Areas of interest
- Circadian gene regulation of mood- and alcohol-use disorders
- Testing and characterizing therapies for reducing alcohol and drug intake in animal models
- Ph.D., University of Texas, Austin Texas United States 2009
Pharmacogenetic Manipulation of the Nucleus Accumbens Alters Binge-Like Alcohol Drinking in Mice.Purohit K, Parekh PK, Kern J, Logan RW, Liu Z, Huang Y, McClung CA, Crabbe JC, Ozburn AR.Alcohol Clin Exp Res. 2018 May;42(5):879-888. doi: 10.1111/acer.13626. Epub 2018 Apr 18.PMID: 29668112.
Genome-Wide Expression Profiles Drive Discovery of Novel Compounds that Reduce Binge Drinking in Mice.Ferguson LB, Ozburn AR, Ponomarev I, Metten P, Reilly M, Crabbe JC, Harris RA, Mayfield RD.Neuropsychopharmacology. 2018 May;43(6):1257-1266. doi: 10.1038/npp.2017.301. Epub 2017 Dec 18.PMID: 29251283.
NPAS2 Regulation of Anxiety-Like Behavior and GABAA Receptors.Ozburn AR, Kern J, Parekh PK, Logan RW, Liu Z, Falcon E, Becker-Krail D, Purohit K, Edgar NM, Huang Y, McClung CA.Front Mol Neurosci. 2017 Nov 3;10:360. doi: 10.3389/fnmol.2017.00360. eCollection 2017.PMID: 29163035.
High Drinking in the Dark (HDID) mice are sensitive to the effects of some clinically relevant drugs to reduce binge-like drinking.Crabbe JC, Ozburn AR, Metten P, Barkley-Levenson A, Schlumbohm JP, Spence SE, Hack WR, Huang LC.Pharmacol Biochem Behav. 2017 Sep;160:55-62. doi: 10.1016/j.pbb.2017.08.002. Epub 2017 Aug 5.PMID: 28827047.
Functional Implications of the CLOCK 3111T/C Single-Nucleotide Polymorphism.Ozburn AR, Purohit K, Parekh PK, Kaplan GN, Falcon E, Mukherjee S, Cates HM, McClung CA.Front Psychiatry. 2016 Apr 21;7:67. doi: 10.3389/fpsyt.2016.00067. eCollection 2016.PMID: 27148095.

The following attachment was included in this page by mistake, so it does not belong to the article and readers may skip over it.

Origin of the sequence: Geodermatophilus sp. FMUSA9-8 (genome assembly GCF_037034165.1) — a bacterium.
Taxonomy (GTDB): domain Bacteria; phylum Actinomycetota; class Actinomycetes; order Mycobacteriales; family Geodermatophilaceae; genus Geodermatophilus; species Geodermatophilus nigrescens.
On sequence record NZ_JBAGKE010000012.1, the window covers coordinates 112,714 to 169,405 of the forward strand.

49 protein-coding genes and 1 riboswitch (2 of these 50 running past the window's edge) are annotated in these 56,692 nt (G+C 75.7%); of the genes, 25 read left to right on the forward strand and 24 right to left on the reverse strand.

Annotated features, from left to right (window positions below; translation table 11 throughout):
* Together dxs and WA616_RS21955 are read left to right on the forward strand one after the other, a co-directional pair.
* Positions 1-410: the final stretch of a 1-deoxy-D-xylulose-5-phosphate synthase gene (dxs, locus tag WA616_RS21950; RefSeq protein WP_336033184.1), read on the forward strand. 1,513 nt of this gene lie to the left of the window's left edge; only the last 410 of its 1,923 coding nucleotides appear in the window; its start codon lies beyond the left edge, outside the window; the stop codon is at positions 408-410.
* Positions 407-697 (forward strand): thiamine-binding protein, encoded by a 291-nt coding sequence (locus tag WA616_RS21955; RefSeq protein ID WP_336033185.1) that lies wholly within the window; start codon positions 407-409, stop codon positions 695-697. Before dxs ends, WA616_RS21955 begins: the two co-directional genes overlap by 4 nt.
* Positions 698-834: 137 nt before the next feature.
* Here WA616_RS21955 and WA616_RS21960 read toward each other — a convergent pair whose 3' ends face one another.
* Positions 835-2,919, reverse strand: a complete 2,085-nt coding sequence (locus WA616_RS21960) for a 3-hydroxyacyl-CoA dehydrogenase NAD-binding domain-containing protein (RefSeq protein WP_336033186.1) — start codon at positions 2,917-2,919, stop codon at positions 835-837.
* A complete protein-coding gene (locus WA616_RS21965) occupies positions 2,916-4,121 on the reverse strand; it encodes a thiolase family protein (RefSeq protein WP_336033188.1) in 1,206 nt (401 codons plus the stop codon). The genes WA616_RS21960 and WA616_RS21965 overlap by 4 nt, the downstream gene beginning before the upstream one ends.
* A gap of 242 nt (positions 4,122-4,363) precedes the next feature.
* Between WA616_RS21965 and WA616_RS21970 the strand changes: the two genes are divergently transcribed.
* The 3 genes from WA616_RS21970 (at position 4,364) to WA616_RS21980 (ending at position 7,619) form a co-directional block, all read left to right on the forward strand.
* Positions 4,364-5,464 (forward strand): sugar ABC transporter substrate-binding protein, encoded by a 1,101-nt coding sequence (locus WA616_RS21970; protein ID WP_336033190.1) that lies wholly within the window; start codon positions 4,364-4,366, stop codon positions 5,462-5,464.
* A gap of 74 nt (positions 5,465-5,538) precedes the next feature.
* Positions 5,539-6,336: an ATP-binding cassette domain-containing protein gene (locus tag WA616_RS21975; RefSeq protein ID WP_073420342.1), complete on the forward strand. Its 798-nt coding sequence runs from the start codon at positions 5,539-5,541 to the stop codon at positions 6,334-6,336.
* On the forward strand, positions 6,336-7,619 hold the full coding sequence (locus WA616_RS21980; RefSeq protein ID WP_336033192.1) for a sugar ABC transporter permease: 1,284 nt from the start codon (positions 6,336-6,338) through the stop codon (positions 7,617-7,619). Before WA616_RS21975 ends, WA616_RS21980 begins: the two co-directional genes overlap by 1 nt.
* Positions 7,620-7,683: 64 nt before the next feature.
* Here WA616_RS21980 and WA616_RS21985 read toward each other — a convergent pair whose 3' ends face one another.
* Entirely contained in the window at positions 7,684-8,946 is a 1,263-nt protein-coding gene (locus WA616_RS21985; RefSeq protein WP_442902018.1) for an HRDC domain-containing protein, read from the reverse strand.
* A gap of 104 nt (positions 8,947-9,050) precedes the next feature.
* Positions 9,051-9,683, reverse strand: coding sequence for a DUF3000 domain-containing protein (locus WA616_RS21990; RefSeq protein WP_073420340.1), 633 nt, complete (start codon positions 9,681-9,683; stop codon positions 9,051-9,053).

Commonalities and Distinctions Among Mechanisms of Addiction to Alcohol and Other Drugs.Ozburn AR, Janowsky AJ, Crabbe JC.Alcohol Clin Exp Res. 2015 Oct;39(10):1863-77. doi: 10.1111/acer.12810. Review.PMID: 26431116.
Circadian clock genes: effects on dopamine, reward and addiction.Parekh PK, Ozburn AR, McClung CA.Alcohol. 2015 Jun;49(4):341-9. doi: 10.1016/j.alcohol.2014.09.034. Epub 2015 Jan 8. Review.PMID: 25641765.
Direct regulation of diurnal Drd3 expression and cocaine reward by NPAS2.Ozburn AR, Falcon E, Twaddle A, Nugent AL, Gillman AG, Spencer SM, Arey RN, Mukherjee S, Lyons-Weiler J, Self DW, McClung CA.Biol Psychiatry. 2015 Mar 1;77(5):425-433. doi: 10.1016/j.biopsych.2014.07.030. Epub 2014 Aug 13.PMID: 25444159.
Differential regulation of the period genes in striatal regions following cocaine exposure.Falcon E, Ozburn A, Mukherjee S, Roybal K, McClung CA.PLoS One. 2013 Jun 11;8(6):e66438. doi: 10.1371/journal.pone.0066438. Print 2013.PMID: 23776671.
The role of clock in ethanol-related behaviors.Ozburn AR, Falcon E, Mukherjee S, Gillman A, Arey R, Spencer S, McClung CA.Neuropsychopharmacology. 2013 Nov;38(12):2393-400. doi: 10.1038/npp.2013.138. Epub 2013 May 31.PMID: 23722243.